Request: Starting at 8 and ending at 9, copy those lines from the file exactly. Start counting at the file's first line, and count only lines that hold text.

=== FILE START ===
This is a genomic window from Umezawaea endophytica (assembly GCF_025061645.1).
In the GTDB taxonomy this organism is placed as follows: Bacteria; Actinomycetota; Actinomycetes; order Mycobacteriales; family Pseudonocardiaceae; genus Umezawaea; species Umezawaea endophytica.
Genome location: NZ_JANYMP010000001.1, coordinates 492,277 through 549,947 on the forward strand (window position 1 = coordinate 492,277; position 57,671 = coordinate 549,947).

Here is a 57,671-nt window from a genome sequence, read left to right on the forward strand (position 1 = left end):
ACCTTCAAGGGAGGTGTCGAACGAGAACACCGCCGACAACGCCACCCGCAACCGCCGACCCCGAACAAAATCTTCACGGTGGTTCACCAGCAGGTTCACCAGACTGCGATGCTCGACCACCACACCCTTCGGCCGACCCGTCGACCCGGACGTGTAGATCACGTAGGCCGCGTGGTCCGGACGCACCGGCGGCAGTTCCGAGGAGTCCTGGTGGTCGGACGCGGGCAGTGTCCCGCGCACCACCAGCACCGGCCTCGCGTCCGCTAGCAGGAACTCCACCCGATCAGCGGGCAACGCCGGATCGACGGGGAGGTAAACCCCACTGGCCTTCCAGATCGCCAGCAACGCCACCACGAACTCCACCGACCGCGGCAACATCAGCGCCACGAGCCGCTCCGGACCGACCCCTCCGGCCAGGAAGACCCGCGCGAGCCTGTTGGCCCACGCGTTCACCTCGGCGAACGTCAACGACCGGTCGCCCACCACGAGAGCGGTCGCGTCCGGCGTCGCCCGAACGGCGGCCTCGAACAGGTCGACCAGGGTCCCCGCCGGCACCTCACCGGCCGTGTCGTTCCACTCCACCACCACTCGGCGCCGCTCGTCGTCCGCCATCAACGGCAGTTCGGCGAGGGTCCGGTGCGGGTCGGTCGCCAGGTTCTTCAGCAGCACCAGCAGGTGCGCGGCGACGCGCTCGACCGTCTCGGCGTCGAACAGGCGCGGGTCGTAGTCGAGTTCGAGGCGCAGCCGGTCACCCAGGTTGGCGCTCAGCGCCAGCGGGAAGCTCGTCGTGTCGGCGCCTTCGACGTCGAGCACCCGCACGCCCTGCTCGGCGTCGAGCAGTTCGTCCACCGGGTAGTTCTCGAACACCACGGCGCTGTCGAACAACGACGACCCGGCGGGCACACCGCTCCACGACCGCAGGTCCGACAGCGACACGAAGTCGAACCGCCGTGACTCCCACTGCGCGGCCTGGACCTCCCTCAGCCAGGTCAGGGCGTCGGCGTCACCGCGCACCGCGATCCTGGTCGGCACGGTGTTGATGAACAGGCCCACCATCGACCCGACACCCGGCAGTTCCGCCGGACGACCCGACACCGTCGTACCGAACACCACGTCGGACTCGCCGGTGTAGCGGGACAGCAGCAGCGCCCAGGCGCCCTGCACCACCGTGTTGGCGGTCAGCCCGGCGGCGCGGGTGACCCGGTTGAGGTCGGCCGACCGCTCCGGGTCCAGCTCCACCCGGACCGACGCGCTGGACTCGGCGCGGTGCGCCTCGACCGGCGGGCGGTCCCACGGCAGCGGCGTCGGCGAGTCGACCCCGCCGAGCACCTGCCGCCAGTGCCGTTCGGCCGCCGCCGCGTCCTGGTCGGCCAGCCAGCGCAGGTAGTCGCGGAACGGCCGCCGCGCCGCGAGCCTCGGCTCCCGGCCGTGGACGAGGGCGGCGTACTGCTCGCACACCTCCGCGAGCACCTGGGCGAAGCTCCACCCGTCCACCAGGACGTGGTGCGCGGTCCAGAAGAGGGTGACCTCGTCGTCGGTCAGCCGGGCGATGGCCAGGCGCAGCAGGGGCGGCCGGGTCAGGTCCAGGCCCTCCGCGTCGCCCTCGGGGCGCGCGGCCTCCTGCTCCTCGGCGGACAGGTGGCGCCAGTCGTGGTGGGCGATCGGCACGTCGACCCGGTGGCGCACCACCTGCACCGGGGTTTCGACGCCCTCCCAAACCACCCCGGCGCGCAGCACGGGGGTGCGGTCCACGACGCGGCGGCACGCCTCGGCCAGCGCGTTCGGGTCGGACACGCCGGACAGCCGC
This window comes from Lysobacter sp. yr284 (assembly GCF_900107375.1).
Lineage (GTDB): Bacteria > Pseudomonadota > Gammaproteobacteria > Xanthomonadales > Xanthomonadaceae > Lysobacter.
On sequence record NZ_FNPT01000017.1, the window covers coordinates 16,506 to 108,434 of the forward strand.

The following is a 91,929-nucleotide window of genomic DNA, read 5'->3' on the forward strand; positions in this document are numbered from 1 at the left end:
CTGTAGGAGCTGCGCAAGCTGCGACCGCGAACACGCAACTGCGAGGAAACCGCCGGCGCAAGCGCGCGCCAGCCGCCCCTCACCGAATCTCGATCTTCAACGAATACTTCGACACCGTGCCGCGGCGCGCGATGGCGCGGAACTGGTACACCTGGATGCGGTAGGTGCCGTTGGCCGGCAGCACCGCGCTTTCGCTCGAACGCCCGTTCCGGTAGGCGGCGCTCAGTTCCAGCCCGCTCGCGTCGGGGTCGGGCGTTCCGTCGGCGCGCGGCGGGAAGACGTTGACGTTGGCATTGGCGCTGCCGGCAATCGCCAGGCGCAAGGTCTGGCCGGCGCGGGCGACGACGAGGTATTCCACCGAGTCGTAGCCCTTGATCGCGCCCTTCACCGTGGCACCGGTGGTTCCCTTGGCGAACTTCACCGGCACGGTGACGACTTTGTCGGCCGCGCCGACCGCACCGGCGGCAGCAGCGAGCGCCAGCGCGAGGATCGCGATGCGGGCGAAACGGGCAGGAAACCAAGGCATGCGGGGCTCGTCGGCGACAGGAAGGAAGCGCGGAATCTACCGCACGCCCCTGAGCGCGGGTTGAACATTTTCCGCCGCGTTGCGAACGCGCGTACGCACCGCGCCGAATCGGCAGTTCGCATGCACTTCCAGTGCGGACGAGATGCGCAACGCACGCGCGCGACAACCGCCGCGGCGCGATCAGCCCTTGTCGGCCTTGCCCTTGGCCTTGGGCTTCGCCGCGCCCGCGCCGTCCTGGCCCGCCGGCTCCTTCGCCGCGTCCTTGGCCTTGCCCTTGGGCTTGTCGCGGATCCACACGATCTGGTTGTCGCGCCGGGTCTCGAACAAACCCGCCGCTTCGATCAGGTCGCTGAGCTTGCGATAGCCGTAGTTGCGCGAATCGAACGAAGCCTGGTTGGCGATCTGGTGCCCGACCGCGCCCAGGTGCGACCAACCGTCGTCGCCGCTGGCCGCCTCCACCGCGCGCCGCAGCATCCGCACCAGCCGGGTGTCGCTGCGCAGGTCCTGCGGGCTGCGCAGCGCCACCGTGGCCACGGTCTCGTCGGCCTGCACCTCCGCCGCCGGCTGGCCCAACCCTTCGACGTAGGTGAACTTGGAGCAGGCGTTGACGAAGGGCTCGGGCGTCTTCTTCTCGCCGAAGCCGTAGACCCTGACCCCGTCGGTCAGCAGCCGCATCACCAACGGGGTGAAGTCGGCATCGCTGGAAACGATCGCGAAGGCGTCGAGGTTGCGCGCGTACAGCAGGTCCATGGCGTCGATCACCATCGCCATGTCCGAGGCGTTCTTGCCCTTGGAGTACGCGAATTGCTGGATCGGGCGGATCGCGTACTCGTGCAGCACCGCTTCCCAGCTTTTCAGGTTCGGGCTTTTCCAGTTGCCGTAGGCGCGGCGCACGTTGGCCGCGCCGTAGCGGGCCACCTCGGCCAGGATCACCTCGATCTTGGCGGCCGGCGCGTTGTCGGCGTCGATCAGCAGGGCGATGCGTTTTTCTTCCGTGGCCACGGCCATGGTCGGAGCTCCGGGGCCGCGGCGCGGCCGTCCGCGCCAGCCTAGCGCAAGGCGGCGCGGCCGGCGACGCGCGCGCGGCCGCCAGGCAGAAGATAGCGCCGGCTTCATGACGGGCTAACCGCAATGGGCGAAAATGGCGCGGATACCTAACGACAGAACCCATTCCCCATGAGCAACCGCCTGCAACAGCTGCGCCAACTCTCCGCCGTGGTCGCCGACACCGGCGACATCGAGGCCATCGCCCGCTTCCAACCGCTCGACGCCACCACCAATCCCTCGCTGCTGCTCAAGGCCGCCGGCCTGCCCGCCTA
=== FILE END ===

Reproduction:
On sequence record NZ_FNPT01000017.1, the window covers coordinates 16,506 to 108,434 of the forward strand.

The following is a 91,929-nucleotide window of genomic DNA, read 5'->3' on the forward strand; positions in this document are numbered from 1 at the left end: